10. What about residents’ rights?

RAD offers better resident rights than HOPE VI or traditional tax credit sites.

Residents will have a right of return, no additional screening, their rent will remain at no more than 30% of income, the right to organize and elect a resident council, provide input on housing operations, and receive Tenant Participation Funds.  PHA will retain the ownership of the land at RAD sites.

RAD is NOT a takeover by HUD.  Developments converted to RAD will remain under the control and ownership of PHA or its non-profit affiliates.  RAD is less control by HUD with more resident protections than prior tax credit developments.

RAD requires that rents remain no more than 30% of adjusted household income.

PHA may request approval to continue to utilize its MTW rent simplification calculations as part of any future RAD conversions.

11. Is RAD basically “privatizing” public housing?


A for-profit corporation will NOT own public housing.

Like current tax credit sites, RAD developments will remain heavily regulated, and tenants will have substantial protections similar to those of public housing residents.

PHA is likely to establish affiliated non-profits – just like the PAPMC sites to operate RAD sites.

A long-term use agreement will guarantee that the development rents remain affordable.

12. So, what’s PHA’s strategy for using RAD?

PHA will replace existing sites with new construction at Norris Apartments and Blumberg.

The agency will submit an application for approximately 1,000 long term vacant properties.

A portion of the units will be rehabilitated.

The majority of the subsidy associated with the RAD units will be transferred to a development partner who submitted under the ACC Unit Based Subsidy RFP.

Also, some subsidy will be transferred to the Strawberry Mansion LIHTC New Construction Project.

13. How did PHA figure out what units to rehab?

To determine which, if any, units were suitable for RAD, the agency conducted an extensive review of our inventory that included:

  • Physical Needs at PHA’s developments
  • Supportable debt of the PHA property and the capital needs funding gap with and without 4% LIHTC
  • Community & Quality of Life Factors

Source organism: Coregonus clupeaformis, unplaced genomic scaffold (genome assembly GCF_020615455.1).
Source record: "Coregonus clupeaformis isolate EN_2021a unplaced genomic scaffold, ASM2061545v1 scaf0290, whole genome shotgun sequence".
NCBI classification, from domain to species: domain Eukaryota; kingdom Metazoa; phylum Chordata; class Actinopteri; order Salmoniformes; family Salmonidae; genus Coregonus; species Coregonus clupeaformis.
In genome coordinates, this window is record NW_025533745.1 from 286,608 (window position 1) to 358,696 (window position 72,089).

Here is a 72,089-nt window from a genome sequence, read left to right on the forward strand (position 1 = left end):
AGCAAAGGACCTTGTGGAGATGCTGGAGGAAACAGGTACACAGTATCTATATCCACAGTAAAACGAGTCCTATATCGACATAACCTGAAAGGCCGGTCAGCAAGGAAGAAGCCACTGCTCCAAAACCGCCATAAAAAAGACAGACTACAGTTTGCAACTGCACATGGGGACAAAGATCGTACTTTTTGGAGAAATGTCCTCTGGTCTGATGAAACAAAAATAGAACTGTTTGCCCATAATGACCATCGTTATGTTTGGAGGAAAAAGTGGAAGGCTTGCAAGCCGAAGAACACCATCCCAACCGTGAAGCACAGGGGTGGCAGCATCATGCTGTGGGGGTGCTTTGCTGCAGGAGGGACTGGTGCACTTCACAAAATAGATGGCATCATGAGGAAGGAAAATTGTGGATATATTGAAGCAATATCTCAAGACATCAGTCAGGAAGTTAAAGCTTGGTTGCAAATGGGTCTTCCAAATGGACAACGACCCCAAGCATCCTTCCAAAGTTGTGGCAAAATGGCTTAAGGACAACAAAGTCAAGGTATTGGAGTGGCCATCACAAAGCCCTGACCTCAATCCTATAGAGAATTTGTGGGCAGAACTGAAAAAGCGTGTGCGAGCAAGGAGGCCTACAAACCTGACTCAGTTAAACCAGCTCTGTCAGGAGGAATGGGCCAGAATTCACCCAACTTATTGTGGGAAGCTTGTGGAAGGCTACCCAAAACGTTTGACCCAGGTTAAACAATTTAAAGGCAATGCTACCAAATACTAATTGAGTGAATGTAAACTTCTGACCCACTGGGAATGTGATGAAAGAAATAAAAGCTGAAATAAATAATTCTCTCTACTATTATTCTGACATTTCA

• Architectural Considerations

Tell me more about the rehabilitation selection process.
The Physical Needs Assessment identified the repairs needed to keep a site viable for next 20 years including:

  • Building Systems (hot water, heating, plumbing)
  • Roofs
  • Façade
  • Interior (kitchen and bath upgrades)
  • Green Upgrades required by HUD to systems to save energy and water (more)

There are other factors, to.

Quality of life

Architectural features at PHA developments were reviewed to see if
they met the needs of modern families including:

  • Floor plan/Unit layout
  • Bedroom size
  • Kitchen/Bathroom size and layout
  • Windows
  • Facility Amenities (e.g. would a substantial rehabilitation allow for the installation of air conditioning) Financial Analysis

Our financial consultant also prepared an analysis of PHA’s properties including:

  • PHA Operating Costs
  • Construction
  • Supportable Debt
  • PHFA Volume Cap

14. So, what did PHA learn from its review of properties?

Based on all of the factors mentioned, the following eight developments are the recommended sites to RAD:

  • Arch Homes (73)
  • Abbottsford Homes (235)
  • Haddington Homes (147)
  • Harrison Plaza (299)
  • Plymouth Hall (60)
  • Blumberg Senior (96)
  • Westpark Plaza (65)
  • *Bartram (399) – Phase II of the application

15. So, what happens when residents have to relocate during the rehab work?

PHA has a relocation plan that:

  • Minimizes time away from the development
  • Calls for rehab in phases where possible
  • Provides temporary vouchers

In some cases, no relocation will be required.

Arrow Up